The Nature Connection takes the next step
By Tamie Meck
Published Thursday, January 18, 2018 8:17 am
Photo by Tamie Meck Vince Galgano and Priscilla Williams were recently selected to lead The Nature Connection in implementing its $1.7 million Great Outdoors Colorado Inspire grant.
A Hotchkiss High School graduate and a U.S. Forest Service snow ranger have been selected to guide The Nature Connection through the process of implementing a $1.7 million Great Outdoors Colorado (GOCO) Inspire grant.
Vince Galgano and Priscilla Williams were selected from a field of 27 applicants to lead The Nature Connection, also known as "the hub of outdoor education for Delta County and Olathe youth," through implementation of the three-year grant.
"We are excited about these two talented individuals," said acting director Anita Evans. With many qualified applicants from both within and outside of the area, "It was an intense and difficult choice that yielded a great result."
Evans describes Galgano has having "boundless energy and passion for getting kids connected to the outdoors."
"It's my dream job in so many ways," said Galgano, a 2000 Hotchkiss graduate who attended Columbia University and taught for more than 12 years at a private school in New York. He is also a former school and state records holder in the 800-meter run. Running led him to a lifelong pursuit of outdoor physical activities, including cross country skiing and mountain biking.
Galgano was also recently certified through USA Archery as a Level 2 instructor. "That will serve us well," said Evans. In TNC's original survey of students in 2015, archery topped the list of some 30 outdoor activities kids identified as wanting to pursue the most.
Williams, a U.S. Forest Service snow ranger and education specialist with Grand Mesa, Uncompahgre and Gunnison National Forests, will officially begin her job as program director on April 1. Williams said she is "ready to help kids get connected to their back yard."
For the past three years Williams worked with TNC to grow its Skis for Kids program. The program gets youth out into the backcountry and offers affordable ski rentals through an extensive gear library. Each year she has taken on more responsibility with the program. "It's been really successful," said Williams.
Located on Bulldog Street between the Hotchkiss High School and the North Fork Pool, Parks and Recreation District office, TNC was founded during the 2014-15 school year to identify and break down the obstacles kids and their families face in getting outdoors. With the recent GOCO inspire grant, awarded Dec. 15, TNC will be expanding into an extensive gear library that will include mountain bikes, backpacking gear, fishing gear, archery equipment, stand-up paddle boards and inflatable kayaks, all of which will be available to area youth at affordable rates. This year they are working with Colorado Parks & Wildlife to expand water sports opportunities, and are creating between seven and 10 miles of mountain biking trails near Hotchkiss High School.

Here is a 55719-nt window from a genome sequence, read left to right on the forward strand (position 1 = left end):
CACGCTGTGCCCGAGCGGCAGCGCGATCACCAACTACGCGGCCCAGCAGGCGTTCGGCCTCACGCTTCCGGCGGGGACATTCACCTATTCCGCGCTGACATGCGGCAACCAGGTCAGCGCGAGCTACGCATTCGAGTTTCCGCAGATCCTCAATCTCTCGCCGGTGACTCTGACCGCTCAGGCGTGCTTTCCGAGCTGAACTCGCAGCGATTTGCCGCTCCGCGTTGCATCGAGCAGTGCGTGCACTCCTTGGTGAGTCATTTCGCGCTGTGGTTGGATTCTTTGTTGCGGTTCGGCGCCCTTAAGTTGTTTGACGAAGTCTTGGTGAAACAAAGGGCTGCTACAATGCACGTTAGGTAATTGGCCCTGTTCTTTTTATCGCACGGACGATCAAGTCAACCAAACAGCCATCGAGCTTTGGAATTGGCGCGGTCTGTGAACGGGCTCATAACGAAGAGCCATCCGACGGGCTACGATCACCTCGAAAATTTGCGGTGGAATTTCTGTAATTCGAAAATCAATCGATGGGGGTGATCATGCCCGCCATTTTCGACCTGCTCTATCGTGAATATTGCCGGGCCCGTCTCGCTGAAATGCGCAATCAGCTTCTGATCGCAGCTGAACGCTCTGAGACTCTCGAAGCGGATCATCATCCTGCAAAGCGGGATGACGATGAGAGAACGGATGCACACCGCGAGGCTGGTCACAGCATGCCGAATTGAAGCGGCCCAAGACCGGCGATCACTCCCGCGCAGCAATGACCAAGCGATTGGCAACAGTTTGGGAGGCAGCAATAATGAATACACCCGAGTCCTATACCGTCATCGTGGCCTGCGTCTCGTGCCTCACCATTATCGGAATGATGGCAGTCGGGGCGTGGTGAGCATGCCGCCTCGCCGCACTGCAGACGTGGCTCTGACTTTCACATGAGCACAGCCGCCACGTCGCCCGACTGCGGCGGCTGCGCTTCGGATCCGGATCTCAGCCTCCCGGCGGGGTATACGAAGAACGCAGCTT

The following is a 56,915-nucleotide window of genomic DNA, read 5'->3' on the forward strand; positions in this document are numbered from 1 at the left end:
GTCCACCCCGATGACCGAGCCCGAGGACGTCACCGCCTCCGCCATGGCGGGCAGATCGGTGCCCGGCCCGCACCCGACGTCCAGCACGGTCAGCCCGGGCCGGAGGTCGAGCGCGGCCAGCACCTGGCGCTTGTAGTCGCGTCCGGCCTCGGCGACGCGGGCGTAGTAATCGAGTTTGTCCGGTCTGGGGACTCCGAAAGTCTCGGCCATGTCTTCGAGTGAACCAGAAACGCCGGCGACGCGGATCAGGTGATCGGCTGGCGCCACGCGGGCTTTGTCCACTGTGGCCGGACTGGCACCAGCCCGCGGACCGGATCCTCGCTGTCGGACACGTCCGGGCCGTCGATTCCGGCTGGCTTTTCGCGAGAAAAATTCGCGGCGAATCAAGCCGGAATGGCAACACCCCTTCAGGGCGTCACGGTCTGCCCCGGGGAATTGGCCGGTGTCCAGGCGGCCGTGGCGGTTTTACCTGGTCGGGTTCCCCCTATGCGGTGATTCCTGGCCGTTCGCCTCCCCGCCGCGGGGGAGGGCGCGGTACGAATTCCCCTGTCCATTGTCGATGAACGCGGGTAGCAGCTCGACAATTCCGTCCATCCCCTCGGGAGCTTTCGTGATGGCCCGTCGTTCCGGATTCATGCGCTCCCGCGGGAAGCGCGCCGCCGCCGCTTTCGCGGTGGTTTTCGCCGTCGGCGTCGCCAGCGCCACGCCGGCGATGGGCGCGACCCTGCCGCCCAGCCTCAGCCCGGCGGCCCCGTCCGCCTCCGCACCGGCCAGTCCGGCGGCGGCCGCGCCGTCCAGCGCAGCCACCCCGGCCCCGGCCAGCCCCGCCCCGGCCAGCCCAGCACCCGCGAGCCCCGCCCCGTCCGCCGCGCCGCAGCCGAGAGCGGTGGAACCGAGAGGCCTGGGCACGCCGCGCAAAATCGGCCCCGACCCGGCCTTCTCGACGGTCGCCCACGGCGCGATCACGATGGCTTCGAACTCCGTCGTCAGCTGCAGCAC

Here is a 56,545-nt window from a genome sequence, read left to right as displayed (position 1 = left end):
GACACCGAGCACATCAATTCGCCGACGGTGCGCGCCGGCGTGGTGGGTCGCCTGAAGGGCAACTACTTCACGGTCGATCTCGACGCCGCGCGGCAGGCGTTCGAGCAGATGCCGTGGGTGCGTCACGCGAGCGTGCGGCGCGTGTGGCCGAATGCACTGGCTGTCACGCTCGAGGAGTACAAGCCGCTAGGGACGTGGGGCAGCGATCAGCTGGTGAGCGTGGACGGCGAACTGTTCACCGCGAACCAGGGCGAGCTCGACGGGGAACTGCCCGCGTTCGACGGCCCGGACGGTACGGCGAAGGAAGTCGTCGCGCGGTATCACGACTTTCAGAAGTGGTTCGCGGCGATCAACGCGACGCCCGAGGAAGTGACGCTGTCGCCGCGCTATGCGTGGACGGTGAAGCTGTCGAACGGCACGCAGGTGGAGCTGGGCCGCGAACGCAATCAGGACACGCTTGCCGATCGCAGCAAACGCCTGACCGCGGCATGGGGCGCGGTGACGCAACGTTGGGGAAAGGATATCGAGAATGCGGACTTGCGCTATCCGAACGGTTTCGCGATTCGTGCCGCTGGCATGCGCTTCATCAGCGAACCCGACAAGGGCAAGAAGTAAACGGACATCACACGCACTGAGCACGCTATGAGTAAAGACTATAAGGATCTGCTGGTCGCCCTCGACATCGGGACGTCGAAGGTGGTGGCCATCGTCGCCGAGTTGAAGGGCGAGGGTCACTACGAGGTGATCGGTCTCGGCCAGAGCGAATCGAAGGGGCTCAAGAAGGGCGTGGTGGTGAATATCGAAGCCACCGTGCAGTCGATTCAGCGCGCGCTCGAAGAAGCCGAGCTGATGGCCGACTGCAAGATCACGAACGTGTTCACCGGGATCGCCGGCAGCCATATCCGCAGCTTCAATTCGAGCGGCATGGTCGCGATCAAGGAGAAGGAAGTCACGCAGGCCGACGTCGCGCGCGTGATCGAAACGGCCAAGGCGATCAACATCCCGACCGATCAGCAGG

Evans will remain with the program and assist Williams and Galgano in establishing already researched procedures that will ultimately benefit TNC kids through the implementation of the "place, program and pathway" developments that GOCO has invested in for the area's youth. Empowered by the GOCO Initiative, they, along with TNC's 39 partner organizations, will collaborate to develop programming as outlined in the grant, and in ordering and organizing gear to assist in those programs. "These partners offer an amazing breadth of opportunities," said Galgano. The hope is that kids find one or more activities that they can enjoy and build on.
Places represent the shared recreational spaces of schools and communities and includes maintenance and new infrastructure that will provide educational and health-inspiring opportunities for all citizens.
Programming represents not only the gear, transportation and guided local expertise that will ensure that outdoor traditions are passed on to the next generation, as well as the county-wide curriculum and field trip offerings that ensure equal opportunities for all children.
Finally, pathways represent connections between local businesses, organizations and partners and students and alumni. Building economic pathways will ensure that graduating seniors have the experience and skills to pursue a wind range of educational and outdoor career opportunities.
Evans said she has received phone calls from several groups around the country, including from Ridgway, Oregon, New York and Wyoming, interested in hearing about developing gear hub and curriculum-aligned outdoor programming. "The Nature Connection is proving to be a model that others are seeking to emulate," said Evans. "Pretty exciting stuff."
"TNC is celebrating a grant that will impact so much of this area while honoring all of the hard work that got them to this point," said Galgano. "I am very grateful and honored that so many people did so much hard work" and have allowed him this opportunity.